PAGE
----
25 May Key Word Signing for kids with Down syndrome
Estimated reading time 3 and a half minutes
Without key word signing I would not know that Ariel knew and understood the meanings of around 30 words. Imagine that?
Ariel says about 3-6 words and a few of those not so clearly but she knows signs for around 30 words and (mostly) uses them in context. Last week, after dinner she signed “yoghurt”. She definitely cannot say yogurt and because she could sign it, I knew she wanted yogurt and got it for her. In the supermarket she saw the apples and signed apples. I popped some in a bag and put them in the trolley and we ate one when we got home. I would not have bought the apples if she didn’t sign them. She also knows most of the animals and also colours. We have been going over colours with a baby sign app and also watching a video on You Tube where ladies are singing I can sing a rainbow and signing in Auslan as they go. We have been doing this for a few months and 2 nights ago Ariel did this.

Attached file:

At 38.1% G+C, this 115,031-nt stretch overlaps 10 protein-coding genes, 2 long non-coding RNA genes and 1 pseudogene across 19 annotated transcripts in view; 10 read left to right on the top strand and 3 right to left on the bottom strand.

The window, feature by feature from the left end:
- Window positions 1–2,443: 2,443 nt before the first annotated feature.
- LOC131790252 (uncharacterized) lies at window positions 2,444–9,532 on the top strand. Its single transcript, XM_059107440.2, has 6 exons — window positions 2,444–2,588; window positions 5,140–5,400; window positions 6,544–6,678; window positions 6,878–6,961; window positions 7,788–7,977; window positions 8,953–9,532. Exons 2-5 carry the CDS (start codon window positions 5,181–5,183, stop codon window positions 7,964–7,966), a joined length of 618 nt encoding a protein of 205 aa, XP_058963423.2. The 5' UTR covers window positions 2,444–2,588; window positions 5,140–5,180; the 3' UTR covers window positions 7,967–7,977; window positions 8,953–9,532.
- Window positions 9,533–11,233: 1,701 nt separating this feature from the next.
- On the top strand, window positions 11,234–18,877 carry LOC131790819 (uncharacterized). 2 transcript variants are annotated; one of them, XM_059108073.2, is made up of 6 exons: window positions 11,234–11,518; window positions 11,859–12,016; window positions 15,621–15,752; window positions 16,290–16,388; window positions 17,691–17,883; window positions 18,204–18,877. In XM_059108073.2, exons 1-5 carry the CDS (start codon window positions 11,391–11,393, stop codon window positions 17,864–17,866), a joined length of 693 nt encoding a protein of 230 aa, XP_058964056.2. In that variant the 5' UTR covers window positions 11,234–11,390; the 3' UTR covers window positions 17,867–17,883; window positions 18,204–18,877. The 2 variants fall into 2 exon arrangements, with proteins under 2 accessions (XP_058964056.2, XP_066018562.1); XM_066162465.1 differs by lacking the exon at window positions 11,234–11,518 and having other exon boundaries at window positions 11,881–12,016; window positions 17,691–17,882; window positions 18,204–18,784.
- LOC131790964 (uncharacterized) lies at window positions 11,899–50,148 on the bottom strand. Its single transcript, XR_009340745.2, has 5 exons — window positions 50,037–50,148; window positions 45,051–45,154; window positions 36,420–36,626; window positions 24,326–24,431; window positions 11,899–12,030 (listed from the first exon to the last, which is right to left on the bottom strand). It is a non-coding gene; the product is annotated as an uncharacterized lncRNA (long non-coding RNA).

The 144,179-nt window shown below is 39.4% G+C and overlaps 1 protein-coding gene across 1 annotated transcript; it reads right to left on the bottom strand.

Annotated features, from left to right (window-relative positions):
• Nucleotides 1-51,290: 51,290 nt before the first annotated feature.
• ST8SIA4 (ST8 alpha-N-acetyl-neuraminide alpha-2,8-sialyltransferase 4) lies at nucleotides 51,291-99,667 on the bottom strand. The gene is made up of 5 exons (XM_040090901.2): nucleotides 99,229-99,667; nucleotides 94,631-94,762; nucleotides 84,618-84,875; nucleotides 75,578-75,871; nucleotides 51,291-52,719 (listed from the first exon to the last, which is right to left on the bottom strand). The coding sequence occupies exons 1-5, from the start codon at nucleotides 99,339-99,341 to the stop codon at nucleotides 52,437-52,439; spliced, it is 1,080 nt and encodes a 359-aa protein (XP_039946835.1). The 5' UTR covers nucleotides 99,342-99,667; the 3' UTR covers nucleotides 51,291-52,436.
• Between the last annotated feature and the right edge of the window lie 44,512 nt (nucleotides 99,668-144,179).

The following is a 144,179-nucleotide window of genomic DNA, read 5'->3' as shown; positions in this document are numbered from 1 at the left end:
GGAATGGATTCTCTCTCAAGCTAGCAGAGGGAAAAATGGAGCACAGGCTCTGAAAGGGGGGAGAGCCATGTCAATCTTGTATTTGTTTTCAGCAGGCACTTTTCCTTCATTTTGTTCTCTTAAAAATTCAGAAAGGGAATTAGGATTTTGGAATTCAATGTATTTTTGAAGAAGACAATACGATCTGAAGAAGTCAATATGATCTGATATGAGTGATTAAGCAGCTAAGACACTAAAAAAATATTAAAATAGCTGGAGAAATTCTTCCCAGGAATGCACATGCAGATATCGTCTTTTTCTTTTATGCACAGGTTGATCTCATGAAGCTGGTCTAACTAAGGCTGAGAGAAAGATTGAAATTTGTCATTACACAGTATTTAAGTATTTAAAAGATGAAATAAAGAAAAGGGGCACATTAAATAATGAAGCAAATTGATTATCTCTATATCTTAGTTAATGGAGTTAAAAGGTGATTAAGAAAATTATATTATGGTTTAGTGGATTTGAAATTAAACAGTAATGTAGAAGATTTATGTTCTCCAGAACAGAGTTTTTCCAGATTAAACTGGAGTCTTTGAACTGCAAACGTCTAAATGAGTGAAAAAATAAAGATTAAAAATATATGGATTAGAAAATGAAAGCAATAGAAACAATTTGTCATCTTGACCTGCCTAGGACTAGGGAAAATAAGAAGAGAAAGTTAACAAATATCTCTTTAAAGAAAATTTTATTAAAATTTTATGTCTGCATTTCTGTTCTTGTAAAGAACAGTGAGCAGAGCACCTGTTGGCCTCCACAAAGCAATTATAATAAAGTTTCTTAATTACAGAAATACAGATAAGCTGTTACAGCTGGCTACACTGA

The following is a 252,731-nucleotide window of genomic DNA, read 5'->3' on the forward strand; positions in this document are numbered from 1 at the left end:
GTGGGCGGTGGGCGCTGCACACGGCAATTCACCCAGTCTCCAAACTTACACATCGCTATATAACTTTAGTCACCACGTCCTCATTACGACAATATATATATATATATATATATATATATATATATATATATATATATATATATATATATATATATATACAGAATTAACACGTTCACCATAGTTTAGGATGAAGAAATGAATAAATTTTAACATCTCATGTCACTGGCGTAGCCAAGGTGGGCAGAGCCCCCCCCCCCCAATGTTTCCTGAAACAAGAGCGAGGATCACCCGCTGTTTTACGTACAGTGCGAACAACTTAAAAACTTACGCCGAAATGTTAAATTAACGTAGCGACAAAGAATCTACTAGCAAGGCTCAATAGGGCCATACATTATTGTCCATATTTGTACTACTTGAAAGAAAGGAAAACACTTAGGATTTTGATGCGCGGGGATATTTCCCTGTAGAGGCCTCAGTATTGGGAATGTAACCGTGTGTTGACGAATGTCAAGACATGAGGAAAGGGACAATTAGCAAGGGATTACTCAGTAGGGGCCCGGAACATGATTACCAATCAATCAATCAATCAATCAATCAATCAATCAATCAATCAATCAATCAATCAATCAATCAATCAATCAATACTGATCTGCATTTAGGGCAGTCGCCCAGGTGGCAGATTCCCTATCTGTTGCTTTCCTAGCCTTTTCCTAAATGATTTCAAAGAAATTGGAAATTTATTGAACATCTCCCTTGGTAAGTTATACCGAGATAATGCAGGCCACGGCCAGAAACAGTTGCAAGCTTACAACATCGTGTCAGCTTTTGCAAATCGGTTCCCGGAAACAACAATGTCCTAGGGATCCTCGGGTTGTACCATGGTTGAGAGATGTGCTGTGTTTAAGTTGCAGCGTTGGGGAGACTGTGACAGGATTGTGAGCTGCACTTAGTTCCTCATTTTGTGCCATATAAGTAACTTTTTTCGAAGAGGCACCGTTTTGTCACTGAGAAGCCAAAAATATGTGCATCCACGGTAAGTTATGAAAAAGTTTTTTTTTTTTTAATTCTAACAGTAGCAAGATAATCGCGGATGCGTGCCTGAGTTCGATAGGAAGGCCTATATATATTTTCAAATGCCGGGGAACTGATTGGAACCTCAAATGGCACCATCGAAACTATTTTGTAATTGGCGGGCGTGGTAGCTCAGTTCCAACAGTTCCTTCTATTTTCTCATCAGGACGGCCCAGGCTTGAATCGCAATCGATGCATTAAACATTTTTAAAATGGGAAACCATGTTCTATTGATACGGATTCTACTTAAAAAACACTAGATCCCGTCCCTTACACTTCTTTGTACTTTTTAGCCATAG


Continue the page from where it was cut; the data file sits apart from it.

I was so proud! Here is the video we learnt from
I love knowing she understands these things even though she cannot verbalise them. She also gets such great satisfaction when I am able to congratulate her on her comprehension skills. She gets to learn and be gratified knowing she is “right”. Imagine the frustration she would feel if we did not have this skill.
Here is another video we are working on
Unfortunately 100% of the responsibility to learn and implicate this skill falls on me, but I do what I can with the time that I have, and we certainly are making good progress. She has also started to verbalise the word with some of the signs which is ultimately the goal. In the meantime the use of key signs will definitely help with communication between us. I really enjoy learning it as well to be honest!
Key Word Signing For Kids with Down syndrome.
Taken from https://www.down-syndrome.org/reviews/119/ It appears that the combined use of signed and spoken input can boost early language development significantly, this evidence coming initially from single case-studies, and more recently from larger scale controlled studies.
signing is an “unaided” system, which does not require special equipment
communication is direct, involving normal patterns of eye-gaze and turn-taking
signs derive from a natural language system and can be extended grammatically
Key word signing is also used for learning in kids without disability? Have you used this with your child? I would love to hear about your experience or if you have any recommendations please put them in the comment box.